UW Today

October 28, 2015

Alaskan trout choose early retirement over risky ocean-going career

News and Information

Dolly Varden with mature spawning coloration in the Alaska's Newhalen River. Photo by Morgan Bond.

Small Dolly Varden swimming up the Newhalen River. Photo by Morgan Bond.

Dolly Varden consuming eggs during sockeye spawning in Chinkelyes Creek, Alaska. Photo by Morgan Bond.

The Alec River draining into Black Lake on the Alaska Peninsula. About 300,000 sockeye salmon spawn in the Alec River and its tributaries annually, while retired Dolly Varden remain in the river year round. Photo by Morgan Bond.

University of Washington researchers pass in front of volcano Mt. Veniaminof while traversing Black Lake on their way to the Alec River. Photo by Morgan Bond.

Even fish look forward to retirement.

After making an exhausting migration from river to ocean and back to river — often multiple years in a row — one species of Alaskan trout decides to call it quits and retire from migrating once they are big enough to survive off their fat reserves.

This is the first time such a “retirement” pattern has been seen in fish that make this river-to-ocean migration, according to University of Washington-led research published in July in the journal Ecology.

Small Dolly Varden swimming up the Newhalen River.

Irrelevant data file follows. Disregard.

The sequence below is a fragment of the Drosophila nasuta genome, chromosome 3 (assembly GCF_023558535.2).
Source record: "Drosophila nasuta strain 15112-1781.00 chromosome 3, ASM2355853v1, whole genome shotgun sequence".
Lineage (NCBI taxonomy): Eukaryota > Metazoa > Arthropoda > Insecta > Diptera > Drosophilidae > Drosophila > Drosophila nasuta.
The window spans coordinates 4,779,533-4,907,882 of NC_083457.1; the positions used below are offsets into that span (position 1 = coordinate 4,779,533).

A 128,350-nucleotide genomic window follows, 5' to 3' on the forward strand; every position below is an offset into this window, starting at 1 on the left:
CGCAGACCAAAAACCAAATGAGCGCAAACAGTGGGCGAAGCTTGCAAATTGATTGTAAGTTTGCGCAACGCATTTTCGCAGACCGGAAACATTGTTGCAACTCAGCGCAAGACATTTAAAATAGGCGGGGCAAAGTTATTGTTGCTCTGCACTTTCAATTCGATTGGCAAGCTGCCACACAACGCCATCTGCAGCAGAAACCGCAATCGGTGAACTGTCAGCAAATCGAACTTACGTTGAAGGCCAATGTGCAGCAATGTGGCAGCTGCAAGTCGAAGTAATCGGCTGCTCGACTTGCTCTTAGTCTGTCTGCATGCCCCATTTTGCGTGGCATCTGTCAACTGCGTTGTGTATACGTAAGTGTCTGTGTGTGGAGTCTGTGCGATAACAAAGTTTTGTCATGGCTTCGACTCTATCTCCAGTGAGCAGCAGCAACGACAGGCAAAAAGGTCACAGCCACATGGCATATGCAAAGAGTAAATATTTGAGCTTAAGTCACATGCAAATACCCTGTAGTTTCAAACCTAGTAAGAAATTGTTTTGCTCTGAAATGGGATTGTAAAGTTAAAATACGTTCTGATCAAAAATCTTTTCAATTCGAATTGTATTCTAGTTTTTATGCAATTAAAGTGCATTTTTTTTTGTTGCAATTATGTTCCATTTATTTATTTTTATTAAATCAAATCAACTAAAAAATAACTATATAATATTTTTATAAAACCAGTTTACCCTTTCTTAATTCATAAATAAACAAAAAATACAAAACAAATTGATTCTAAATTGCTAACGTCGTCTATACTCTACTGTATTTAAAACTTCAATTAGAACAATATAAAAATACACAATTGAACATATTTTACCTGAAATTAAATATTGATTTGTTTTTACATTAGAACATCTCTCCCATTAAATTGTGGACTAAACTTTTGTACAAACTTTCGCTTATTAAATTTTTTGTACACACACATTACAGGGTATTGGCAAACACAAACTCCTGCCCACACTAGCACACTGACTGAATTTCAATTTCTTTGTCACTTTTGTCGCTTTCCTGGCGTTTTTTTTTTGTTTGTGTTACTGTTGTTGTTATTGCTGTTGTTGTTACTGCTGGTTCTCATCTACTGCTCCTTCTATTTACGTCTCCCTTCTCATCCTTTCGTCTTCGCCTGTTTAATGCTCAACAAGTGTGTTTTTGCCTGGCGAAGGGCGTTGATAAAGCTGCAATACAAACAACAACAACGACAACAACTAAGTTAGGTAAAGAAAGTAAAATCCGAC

Small Dolly Varden swimming up the Newhalen River.Morgan Bond

Dolly Varden, a common and abundant trout in Southwest Alaska’s rivers, live mainly in freshwater streams, but travel to the ocean in the summer months to feed and grow. This migration pattern, called anadromy, is seen in salmon and steelhead as well as some cutthroat and bull trout.

For the Dolly Varden, going to the ocean is risky yet necessary business. The sea offers a banquet feast when compared with poor food sources in their home streams, but the ocean is also a dangerous place with many predators.

The study shows that Dolly Varden, once they reach about 12 inches in length, can retire permanently from going to sea. They rely on digestive organs that can massively expand and contract and a unique relationship with sockeye salmon.

“As far as we know, no one has ever seen  a population of large-bodied fish come back to freshwater and just park there for the rest of their lives,” said lead author Morgan Bond, a postdoctoral researcher at the National Oceanic and Atmospheric Administration who completed this work as a UW doctoral student.